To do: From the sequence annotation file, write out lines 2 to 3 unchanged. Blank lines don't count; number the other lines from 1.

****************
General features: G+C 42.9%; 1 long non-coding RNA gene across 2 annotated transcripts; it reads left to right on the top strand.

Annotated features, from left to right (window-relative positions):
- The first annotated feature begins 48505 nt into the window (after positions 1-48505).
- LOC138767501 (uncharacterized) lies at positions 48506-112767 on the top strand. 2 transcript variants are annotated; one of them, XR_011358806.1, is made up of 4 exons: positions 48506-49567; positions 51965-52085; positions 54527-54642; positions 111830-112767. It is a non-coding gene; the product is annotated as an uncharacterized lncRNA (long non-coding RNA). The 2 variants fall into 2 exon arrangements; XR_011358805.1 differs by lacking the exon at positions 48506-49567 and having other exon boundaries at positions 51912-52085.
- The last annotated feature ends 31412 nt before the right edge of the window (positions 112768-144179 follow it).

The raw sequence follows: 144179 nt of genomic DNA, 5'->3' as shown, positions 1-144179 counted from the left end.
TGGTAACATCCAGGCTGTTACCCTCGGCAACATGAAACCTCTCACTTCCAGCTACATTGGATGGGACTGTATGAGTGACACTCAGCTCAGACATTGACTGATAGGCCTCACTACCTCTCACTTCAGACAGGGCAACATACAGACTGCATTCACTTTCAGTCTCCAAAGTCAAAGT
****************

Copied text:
Annotated features, from left to right (window-relative positions):
- The first annotated feature begins 48505 nt into the window (after positions 1-48505).